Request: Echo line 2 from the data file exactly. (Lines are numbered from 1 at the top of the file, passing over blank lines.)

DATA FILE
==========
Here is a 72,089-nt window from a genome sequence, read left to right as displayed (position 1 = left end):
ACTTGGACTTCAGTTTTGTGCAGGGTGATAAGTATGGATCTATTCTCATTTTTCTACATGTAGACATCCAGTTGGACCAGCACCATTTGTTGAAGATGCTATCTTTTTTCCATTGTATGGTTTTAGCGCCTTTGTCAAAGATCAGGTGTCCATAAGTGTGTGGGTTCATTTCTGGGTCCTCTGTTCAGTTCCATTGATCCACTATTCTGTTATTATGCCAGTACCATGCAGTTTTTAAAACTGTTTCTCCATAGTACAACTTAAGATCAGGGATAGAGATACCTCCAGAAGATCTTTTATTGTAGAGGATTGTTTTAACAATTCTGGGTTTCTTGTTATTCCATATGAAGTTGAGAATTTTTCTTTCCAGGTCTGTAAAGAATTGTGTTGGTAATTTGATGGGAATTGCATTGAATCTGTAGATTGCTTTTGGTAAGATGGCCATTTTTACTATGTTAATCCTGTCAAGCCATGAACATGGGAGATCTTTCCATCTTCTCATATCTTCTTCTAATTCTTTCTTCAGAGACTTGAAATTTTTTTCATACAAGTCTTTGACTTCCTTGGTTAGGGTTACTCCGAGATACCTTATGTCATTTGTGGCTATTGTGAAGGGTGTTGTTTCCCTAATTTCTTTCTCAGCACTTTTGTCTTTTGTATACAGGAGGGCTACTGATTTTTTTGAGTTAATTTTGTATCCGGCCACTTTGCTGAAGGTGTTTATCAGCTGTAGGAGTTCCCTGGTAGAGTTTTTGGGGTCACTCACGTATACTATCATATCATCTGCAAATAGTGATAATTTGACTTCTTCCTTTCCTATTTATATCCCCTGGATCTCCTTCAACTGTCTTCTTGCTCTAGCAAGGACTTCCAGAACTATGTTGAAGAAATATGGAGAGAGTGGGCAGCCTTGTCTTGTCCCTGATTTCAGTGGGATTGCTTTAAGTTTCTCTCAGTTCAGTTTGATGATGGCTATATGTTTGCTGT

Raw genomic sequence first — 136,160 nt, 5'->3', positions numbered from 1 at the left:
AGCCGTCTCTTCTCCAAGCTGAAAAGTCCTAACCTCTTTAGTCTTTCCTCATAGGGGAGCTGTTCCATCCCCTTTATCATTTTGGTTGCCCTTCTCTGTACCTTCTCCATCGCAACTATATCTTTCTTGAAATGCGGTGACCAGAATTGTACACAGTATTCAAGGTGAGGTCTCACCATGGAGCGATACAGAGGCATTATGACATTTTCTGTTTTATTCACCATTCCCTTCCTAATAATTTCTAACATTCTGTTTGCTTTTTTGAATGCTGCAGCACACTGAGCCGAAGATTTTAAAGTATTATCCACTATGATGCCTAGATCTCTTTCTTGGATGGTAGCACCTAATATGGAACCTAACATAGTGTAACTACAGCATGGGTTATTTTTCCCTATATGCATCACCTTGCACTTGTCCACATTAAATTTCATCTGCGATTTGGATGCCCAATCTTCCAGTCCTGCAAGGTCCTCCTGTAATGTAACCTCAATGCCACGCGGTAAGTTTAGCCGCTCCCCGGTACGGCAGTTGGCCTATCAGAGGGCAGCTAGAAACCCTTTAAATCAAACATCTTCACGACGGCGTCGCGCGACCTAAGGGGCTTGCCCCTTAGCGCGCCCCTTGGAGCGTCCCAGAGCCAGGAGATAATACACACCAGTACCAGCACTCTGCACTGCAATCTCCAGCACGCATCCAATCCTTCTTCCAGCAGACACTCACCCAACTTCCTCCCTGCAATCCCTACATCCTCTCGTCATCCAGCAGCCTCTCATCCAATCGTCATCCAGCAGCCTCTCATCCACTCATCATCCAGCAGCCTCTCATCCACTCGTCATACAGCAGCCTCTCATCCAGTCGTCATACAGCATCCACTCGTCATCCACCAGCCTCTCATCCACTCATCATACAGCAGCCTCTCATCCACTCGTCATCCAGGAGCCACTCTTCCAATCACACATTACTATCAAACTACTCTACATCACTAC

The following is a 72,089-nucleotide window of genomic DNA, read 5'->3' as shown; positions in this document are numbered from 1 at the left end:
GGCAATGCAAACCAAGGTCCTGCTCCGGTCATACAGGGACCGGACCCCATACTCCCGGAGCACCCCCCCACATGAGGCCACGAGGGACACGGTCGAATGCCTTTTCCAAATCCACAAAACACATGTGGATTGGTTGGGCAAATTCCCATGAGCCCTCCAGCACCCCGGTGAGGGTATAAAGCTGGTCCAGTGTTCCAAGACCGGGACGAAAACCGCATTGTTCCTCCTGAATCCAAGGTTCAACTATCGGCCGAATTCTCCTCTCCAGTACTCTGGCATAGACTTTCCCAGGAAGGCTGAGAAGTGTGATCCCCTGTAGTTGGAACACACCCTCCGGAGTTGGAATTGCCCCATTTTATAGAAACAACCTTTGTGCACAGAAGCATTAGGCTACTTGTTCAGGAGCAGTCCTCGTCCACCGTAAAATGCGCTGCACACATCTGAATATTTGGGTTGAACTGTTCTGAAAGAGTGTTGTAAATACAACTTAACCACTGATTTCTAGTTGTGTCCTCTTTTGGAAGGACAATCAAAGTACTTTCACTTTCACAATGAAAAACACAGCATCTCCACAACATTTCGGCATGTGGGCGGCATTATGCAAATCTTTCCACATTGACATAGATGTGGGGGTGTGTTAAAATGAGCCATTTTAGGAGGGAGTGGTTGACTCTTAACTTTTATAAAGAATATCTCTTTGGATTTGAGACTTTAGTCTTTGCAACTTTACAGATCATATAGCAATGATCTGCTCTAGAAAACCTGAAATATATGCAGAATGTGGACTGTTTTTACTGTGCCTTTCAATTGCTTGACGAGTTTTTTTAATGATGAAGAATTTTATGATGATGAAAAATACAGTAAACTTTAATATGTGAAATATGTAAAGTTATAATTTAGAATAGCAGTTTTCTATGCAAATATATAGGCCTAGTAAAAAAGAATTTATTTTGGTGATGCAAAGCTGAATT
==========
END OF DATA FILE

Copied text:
ACTTGGACTTCAGTTTTGTGCAGGGTGATAAGTATGGATCTATTCTCATTTTTCTACATGTAGACATCCAGTTGGACCAGCACCATTTGTTGAAGATGCTATCTTTTTTCCATTGTATGGTTTTAGCGCCTTTGTCAAAGATCAGGTGTCCATAAGTGTGTGGGTTCATTTCTGGGTCCTCTGTTCAGTTCCATTGATCCACTATTCTGTTATTATGCCAGTACCATGCAGTTTTTAAAACTGTTTCTCCATAGTACAACTTAAGATCAGGGATAGAGATACCTCCAGAAGATCTTTTATTGTAGAGGATTGTTTTAACAATTCTGGGTTTCTTGTTATTCCATATGAAGTTGAGAATTTTTCTTTCCAGGTCTGTAAAGAATTGTGTTGGTAATTTGATGGGAATTGCATTGAATCTGTAGATTGCTTTTGGTAAGATGGCCATTTTTACTATGTTAATCCTGTCAAGCCATGAACATGGGAGATCTTTCCATCTTCTCATATCTTCTTCTAATTCTTTCTTCAGAGACTTGAAATTTTTTTCATACAAGTCTTTGACTTCCTTGGTTAGGGTTACTCCGAGATACCTTATGTCATTTGTGGCTATTGTGAAGGGTGTTGTTTCCCTAATTTCTTTCTCAGCACTTTTGTCTTTTGTATACAGGAGGGCTACTGATTTTTTTGAGTTAATTTTGTATCCGGCCACTTTGCTGAAGGTGTTTATCAGCTGTAGGAGTTCCCTGGTAGAGTTTTTGGGGTCACTCACGTATACTATCATATCATCTGCAAATAGTGATAATTTGACTTCTTCCTTTCCTATTTATATCCCCTGGATCTCCTTCAACTGTCTTCTTGCTCTAGCAAGGACTTCCAGAACTATGTTGAAGAAATATGGAGAGAGTGGGCAGCCTTGTCTTGTCCCTGATTTCAGTGGGATTGCTTTAAGTTTCTCTCAGTTCAGTTTGATGATGGCTATATGTTTGCTGT